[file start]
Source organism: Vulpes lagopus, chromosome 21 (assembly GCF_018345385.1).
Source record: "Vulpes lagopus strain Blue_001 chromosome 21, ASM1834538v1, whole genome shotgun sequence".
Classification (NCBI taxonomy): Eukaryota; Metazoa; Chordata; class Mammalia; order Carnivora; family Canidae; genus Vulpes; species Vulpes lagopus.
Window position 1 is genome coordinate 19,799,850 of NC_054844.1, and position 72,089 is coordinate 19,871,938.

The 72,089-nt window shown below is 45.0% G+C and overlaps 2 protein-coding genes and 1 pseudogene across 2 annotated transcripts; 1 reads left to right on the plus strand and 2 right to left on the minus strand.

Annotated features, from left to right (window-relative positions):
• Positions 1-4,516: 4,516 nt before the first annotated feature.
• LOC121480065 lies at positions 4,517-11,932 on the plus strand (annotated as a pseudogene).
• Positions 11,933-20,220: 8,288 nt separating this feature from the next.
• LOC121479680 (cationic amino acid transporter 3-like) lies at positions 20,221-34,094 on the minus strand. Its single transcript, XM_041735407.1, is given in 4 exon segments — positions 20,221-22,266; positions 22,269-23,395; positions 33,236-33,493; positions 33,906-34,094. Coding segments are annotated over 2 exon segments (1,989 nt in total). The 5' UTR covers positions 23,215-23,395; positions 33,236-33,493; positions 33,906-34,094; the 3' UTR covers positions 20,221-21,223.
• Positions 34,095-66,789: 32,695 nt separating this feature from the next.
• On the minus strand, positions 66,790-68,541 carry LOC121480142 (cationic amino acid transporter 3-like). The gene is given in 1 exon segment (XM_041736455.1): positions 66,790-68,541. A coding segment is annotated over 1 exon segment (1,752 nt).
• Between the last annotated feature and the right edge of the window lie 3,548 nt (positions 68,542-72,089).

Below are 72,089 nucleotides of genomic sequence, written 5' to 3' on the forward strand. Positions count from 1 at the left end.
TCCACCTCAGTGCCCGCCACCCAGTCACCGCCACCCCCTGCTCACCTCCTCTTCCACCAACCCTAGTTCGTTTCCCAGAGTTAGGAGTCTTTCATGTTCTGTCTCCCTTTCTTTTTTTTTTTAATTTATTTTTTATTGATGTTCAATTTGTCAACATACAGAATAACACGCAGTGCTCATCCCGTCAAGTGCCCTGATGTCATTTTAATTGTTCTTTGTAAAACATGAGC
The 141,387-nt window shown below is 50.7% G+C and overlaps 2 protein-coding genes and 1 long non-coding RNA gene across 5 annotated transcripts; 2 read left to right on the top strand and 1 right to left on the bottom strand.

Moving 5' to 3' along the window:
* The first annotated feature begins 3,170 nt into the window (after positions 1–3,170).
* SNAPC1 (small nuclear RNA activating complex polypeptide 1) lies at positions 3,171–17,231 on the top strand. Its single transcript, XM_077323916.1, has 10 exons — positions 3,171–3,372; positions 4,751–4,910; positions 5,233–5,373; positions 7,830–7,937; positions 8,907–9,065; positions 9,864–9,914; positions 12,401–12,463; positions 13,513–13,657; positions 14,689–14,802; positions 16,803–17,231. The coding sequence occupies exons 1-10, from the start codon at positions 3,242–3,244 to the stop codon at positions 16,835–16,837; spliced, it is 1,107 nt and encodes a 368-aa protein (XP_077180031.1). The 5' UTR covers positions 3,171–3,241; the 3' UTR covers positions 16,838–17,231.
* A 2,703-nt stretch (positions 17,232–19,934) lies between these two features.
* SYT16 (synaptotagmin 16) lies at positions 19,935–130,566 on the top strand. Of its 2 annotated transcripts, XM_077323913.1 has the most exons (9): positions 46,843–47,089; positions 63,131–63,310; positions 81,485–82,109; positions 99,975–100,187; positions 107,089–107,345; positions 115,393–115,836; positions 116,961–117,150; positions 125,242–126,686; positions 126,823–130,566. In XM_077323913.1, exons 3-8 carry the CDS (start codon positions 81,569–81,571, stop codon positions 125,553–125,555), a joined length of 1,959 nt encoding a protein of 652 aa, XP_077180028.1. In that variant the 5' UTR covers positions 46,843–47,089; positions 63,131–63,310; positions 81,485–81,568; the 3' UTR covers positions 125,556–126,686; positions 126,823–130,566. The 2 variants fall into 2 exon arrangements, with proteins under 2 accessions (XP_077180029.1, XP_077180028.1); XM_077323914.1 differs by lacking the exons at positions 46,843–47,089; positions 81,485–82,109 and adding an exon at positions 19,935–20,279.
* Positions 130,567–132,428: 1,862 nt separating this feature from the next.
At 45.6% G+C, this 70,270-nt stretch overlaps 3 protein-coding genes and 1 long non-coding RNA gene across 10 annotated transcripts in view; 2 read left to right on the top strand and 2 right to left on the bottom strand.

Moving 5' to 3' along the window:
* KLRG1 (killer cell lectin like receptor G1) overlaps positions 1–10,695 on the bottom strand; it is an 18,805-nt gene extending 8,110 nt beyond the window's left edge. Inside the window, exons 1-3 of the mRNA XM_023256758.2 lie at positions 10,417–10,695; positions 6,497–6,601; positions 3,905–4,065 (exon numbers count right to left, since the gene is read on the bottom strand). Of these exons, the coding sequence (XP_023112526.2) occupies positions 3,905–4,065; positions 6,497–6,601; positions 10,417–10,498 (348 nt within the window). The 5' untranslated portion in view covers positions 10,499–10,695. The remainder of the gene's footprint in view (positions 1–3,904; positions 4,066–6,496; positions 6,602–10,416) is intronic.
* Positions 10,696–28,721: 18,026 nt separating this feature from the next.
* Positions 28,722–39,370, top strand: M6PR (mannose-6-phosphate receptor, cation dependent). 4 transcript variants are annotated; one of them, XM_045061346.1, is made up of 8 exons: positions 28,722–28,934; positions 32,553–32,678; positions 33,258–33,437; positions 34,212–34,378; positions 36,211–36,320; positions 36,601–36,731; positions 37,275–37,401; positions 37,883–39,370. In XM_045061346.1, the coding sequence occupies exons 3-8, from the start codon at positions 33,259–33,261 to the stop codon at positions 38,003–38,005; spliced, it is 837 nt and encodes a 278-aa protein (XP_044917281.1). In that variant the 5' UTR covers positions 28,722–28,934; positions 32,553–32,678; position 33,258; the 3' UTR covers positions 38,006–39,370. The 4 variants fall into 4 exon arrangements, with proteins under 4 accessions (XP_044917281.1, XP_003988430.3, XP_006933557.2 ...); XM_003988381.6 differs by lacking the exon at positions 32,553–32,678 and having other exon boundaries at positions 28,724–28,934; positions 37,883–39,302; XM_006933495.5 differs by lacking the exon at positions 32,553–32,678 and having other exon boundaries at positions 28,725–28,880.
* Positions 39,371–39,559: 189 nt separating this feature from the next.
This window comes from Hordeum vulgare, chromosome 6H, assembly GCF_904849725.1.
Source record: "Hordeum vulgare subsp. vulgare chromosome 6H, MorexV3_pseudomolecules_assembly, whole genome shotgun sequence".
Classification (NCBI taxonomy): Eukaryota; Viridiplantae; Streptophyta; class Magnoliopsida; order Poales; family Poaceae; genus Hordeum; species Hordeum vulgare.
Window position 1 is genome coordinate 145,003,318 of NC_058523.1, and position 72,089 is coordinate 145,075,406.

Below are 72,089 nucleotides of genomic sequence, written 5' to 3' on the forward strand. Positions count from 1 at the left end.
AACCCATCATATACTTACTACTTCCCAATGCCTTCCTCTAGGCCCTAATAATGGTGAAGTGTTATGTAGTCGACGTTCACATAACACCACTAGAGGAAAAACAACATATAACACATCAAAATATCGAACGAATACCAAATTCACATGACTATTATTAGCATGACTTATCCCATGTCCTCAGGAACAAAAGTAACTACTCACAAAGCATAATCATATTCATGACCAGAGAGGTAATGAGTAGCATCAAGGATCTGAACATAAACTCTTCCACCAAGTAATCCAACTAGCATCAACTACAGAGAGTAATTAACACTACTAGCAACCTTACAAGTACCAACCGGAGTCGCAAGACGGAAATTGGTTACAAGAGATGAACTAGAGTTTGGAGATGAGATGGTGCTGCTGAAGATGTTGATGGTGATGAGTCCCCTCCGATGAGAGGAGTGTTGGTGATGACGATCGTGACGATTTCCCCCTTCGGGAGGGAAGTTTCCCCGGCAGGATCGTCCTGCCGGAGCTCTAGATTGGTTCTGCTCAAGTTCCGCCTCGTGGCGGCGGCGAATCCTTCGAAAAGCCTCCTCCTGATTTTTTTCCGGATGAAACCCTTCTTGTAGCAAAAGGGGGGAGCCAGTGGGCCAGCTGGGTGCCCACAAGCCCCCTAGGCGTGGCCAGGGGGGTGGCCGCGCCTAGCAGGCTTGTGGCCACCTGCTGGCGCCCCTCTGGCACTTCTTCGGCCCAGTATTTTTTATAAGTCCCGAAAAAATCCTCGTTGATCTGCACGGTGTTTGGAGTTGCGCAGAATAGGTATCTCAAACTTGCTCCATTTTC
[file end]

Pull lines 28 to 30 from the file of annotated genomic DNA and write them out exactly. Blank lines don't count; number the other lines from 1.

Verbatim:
* Positions 39,371–39,559: 189 nt separating this feature from the next.
This window comes from Hordeum vulgare, chromosome 6H, assembly GCF_904849725.1.
Source record: "Hordeum vulgare subsp. vulgare chromosome 6H, MorexV3_pseudomolecules_assembly, whole genome shotgun sequence".